Weighs in on Cash-Incentivized Weight Loss

Share Article men’s lifestyle and finance magazine remarks about the trending practice of using cash-based incentives as a way to motivate weight loss after a survey done by the Mayo Clinic revealed that the number one motivator for people to lose weight is money.

Losing weight is certainly a physical effort, there’s no doubt about it. It takes effort to get off your butt and exercise, effort to prepare healthy meals out of your fridge instead of going through the fast-food drive through. men’s lifestyle and finance magazine today released their observations regarding recent results of a Mayo Clinic survey that showed the money is the most effective motivator in getting people to lose weight. questions whether participants who lose weight in this fashion will stay motivated to keep the weight off once the money has been retrieved and spent, but thinks it could be a good way to kick off what might become a healthy habit of clean eating and exercise.

Dr. Jennifer Landa, a specialist in women’s health, preventative medicine, and nutrition, reported for Fox News on May 27, 2013, about a new study done by the Mayo Clinic that yielded some surprising—or not—results. Dr. Landa states that the weight-loss secret is as simple as motivating people with the promise or chance of a monetary reward. The Mayo Clinic study used two groups, one being incentivized by money and the other not. The first group lost an average of 9.08 pounds compared to only an average of 2.34 pounds in the latter group. Not only that, but Landa reports that 26% of participants from the non-incentivized group didn’t even end up completing the study, as opposed to the 62% in the group that had the money motivator. appreciates the numbers, but wonders what happens to health and further weight loss when the thrill of winning or earning the money wears off.’s Senior staff writer is quoted as saying, “I think this study has shown us something that we’ve known for a long time: the number one thing that motivates, inspires, pushes, and drives us as consumer-driven humans is cold hard cash. No surprise there, at least not for me. But it does make me wonder what happens to the fitness plan after the cash prize has been won? If people are more motivated by money than by adding years to their life, decreasing their risk for diabetes, lowering their cholesterol, and in general feeling healthy then what will motivate them to maintain their weight once there is no further cash incentive.”

According to the above-mentioned Fox News article, Dr. Landa reports that the trend of using money to motivate people towards weight loss first gained popularity in January 2013 in response to New Year’s resolutions. Landa states that there are now websites and wellness firms that give teams and individuals alike the opportunity to bet on their weight loss success, winning money if they meet or succeed their goals. Websites such as and are just a couple of these types of sites that have popped up in response to the trend. does appreciate people using their most motivating factor to push them in the right direction, noting that weight loss is as much mental as it is physical.’s Senior staff writer is quoted as saying, “Losing weight is certainly a physical effort, there’s no doubt about it. It takes effort to get off your butt and exercise, effort to prepare healthy meals out of your fridge instead of going through the fast-food drive through. But it’s so mental—making the conscious choice to pass up desert, to walk by the snacks aisle at the grocery store, to not cheat on your diet when no one’s looking. It takes real mental determination to develop healthy habits, but once they’re habits, you’ve won. Thinking about it this way, I could see how people could stick with their fitness plan after the money has already been pocketed—but only if they’ve already succeeded in making their healthy choices habits. Visiting the gym regularly, shopping and eating clean, and avoiding toxic intake are definitely decisions that if made regularly enough become habits. It’s like when people work to get their credit scores in a better place. Once you see that score jump up thanks to your hard work, you don’t sit back and think, Okay, now I can do whatever I want financially. No. You’ve got those good financial habits to keep you on track.”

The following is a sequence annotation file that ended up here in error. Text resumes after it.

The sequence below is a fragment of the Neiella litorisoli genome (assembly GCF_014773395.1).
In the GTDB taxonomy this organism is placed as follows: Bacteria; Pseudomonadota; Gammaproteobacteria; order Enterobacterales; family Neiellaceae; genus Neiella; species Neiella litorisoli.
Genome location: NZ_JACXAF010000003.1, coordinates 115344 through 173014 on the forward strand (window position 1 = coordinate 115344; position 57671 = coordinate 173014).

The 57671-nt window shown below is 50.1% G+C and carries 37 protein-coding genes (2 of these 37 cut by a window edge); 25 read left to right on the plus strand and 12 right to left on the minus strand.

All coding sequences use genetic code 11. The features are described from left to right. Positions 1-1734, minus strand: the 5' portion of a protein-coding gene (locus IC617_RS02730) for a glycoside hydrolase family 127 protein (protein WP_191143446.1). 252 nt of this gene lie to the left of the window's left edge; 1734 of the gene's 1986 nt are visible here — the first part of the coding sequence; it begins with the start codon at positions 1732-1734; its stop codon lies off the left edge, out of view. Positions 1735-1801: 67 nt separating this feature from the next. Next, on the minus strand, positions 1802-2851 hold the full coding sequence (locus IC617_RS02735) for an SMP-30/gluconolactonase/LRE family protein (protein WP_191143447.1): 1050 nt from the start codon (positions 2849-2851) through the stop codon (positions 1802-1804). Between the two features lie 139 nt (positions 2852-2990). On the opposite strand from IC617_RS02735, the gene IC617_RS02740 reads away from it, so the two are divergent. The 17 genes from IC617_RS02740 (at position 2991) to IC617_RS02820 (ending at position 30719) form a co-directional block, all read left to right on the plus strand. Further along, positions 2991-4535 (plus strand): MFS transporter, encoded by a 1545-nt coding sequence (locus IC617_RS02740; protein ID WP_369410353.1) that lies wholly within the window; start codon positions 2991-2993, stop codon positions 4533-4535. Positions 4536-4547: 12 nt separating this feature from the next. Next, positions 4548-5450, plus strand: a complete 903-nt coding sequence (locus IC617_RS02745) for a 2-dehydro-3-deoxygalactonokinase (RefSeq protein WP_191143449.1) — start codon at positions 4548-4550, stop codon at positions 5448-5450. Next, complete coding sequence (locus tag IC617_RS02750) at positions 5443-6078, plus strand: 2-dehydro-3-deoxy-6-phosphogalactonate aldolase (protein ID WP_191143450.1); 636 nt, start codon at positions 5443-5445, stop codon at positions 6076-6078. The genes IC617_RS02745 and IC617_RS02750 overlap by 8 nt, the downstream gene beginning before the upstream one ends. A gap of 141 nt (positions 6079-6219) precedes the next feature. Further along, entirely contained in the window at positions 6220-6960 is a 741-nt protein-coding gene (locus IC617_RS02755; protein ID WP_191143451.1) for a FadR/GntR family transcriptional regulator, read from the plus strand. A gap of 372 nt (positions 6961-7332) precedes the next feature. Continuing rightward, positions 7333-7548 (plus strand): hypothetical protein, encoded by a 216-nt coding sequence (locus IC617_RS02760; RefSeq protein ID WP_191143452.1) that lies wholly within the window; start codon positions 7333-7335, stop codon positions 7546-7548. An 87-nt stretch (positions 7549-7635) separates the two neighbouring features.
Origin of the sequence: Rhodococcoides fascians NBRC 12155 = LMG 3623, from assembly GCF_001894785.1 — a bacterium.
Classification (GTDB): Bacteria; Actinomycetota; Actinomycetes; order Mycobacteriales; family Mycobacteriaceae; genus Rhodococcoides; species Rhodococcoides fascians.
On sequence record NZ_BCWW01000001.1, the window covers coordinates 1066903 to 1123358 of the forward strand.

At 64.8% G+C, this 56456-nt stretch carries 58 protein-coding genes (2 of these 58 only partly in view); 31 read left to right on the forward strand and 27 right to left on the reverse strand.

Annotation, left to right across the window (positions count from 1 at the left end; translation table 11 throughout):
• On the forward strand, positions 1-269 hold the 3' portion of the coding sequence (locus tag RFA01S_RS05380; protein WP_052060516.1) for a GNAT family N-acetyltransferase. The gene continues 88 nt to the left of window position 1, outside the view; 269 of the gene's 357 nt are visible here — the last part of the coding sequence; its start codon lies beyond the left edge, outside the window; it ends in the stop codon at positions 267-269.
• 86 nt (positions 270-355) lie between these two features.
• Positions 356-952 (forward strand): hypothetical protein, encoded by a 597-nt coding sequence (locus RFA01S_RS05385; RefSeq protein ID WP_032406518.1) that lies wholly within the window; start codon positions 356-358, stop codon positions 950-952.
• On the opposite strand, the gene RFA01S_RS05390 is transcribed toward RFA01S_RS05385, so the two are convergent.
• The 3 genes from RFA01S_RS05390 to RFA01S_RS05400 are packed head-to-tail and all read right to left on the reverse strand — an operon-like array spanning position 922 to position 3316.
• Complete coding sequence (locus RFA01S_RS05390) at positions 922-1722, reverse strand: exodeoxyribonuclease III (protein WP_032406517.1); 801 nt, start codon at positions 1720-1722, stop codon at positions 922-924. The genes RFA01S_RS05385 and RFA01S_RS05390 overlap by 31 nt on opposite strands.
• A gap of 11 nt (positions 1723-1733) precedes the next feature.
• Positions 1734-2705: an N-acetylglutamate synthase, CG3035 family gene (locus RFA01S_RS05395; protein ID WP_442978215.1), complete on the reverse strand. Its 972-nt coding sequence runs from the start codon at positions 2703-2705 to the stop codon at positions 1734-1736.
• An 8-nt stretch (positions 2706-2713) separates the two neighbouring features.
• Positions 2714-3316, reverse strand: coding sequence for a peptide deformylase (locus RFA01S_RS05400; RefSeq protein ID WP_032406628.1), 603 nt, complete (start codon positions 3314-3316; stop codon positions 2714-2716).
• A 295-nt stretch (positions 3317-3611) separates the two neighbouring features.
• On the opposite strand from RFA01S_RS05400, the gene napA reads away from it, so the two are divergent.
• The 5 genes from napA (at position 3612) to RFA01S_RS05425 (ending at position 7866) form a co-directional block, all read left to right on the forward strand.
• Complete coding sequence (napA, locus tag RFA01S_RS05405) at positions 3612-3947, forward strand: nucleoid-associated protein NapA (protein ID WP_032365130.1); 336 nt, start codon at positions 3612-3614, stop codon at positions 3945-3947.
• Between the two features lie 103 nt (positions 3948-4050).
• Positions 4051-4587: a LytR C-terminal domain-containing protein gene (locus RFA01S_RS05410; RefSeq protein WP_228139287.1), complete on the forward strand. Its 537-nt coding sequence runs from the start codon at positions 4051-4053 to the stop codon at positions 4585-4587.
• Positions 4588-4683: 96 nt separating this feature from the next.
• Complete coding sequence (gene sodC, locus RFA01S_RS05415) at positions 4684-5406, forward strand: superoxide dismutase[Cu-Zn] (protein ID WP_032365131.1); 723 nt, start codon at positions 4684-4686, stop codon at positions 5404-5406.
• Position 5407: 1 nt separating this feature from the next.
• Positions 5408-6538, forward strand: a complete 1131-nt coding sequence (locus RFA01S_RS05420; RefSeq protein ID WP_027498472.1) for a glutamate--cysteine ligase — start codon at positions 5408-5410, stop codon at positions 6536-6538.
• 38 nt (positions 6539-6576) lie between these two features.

Dr. Landa is a former OB-GYN, and the Chief Medical Officer of the country’s largest organization of doctors who specialize in bio-identical hormone therapy for women. She is also the author of “The Sex Drive Solution for Women.”

About is an online publication specializing in lifestyle and finance articles for successful men in their 30’s and 40’s. enjoys providing tips and advice for men about luxury items, hot chicks, the best online dating website, and restaurant and hotel reviews. offer financial recommendations and guidance as well in the areas of budgeting, debt management, credit, and financial current events such as recent survey results showing that female consumers handle their credit better than males. is owned and operated by Purpose, Inc.

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